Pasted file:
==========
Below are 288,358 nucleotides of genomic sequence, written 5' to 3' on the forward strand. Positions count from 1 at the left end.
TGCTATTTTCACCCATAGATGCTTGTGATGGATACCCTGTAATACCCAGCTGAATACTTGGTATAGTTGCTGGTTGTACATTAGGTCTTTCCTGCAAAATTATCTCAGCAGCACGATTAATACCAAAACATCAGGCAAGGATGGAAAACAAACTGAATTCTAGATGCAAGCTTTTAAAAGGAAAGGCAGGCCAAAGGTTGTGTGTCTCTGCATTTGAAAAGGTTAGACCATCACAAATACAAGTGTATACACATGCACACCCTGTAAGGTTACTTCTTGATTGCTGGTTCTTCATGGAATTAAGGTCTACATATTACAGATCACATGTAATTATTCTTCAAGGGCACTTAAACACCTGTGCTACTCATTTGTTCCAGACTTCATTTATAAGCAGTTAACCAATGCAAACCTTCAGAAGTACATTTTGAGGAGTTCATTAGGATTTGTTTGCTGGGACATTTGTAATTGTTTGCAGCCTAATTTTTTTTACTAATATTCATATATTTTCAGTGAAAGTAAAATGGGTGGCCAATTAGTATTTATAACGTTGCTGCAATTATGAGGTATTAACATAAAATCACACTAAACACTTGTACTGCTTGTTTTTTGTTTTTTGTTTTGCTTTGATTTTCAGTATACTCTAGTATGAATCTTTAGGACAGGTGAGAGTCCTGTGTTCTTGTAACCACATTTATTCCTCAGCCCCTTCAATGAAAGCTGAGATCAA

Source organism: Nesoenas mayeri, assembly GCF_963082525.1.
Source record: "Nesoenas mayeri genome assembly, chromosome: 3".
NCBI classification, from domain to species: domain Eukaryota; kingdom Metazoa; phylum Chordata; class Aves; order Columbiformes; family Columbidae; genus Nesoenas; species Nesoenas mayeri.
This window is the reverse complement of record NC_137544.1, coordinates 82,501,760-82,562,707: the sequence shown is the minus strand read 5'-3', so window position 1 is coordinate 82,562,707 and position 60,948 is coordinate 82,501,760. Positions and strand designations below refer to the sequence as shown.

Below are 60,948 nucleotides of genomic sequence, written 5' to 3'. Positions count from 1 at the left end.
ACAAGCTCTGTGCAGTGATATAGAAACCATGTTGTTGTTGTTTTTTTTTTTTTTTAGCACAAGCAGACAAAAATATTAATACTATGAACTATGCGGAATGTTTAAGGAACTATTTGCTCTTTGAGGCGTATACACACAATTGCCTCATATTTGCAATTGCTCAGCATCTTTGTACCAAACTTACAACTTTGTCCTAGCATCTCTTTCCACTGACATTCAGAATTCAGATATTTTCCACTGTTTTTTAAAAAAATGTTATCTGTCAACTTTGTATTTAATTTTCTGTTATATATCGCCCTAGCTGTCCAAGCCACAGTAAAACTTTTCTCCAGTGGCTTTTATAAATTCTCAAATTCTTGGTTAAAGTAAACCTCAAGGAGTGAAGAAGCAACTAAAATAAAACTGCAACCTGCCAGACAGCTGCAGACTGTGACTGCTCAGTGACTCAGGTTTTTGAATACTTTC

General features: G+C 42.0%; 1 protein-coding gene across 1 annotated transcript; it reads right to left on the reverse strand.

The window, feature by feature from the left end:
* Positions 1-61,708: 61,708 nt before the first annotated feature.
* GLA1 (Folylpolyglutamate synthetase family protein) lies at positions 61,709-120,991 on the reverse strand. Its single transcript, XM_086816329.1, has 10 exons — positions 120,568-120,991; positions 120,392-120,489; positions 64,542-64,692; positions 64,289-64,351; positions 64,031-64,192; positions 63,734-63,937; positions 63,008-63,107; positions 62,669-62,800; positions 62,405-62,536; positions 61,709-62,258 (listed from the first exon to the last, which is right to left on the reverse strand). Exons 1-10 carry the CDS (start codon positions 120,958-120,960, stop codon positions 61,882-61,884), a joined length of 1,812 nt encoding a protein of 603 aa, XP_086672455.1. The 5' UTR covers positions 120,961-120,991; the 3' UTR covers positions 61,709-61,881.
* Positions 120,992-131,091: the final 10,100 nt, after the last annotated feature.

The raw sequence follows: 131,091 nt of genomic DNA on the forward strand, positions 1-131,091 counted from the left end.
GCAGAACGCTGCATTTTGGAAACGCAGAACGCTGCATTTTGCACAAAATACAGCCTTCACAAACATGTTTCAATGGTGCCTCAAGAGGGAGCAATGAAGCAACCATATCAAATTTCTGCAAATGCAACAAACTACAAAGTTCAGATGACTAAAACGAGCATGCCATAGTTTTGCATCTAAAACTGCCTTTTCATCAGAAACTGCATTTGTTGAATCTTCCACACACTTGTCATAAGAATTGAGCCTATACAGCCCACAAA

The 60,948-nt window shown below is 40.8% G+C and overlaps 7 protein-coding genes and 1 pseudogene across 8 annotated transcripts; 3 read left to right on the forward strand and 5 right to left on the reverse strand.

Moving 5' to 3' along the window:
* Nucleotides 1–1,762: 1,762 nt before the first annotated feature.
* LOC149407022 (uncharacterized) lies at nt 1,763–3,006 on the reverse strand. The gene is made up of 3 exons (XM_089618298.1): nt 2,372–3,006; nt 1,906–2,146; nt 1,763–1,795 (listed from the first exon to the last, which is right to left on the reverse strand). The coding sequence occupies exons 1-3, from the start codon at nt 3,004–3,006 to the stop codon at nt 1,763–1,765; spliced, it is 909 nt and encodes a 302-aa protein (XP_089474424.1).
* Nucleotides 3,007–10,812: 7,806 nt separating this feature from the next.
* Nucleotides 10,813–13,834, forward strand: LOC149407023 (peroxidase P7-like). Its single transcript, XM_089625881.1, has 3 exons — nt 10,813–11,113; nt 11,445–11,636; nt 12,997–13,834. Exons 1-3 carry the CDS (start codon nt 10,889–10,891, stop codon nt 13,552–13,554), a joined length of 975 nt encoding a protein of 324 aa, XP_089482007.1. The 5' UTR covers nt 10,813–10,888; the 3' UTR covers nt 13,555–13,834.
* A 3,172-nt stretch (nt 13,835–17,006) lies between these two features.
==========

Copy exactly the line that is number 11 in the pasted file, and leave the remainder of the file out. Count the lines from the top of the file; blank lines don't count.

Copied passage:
* Positions 1-61,708: 61,708 nt before the first annotated feature.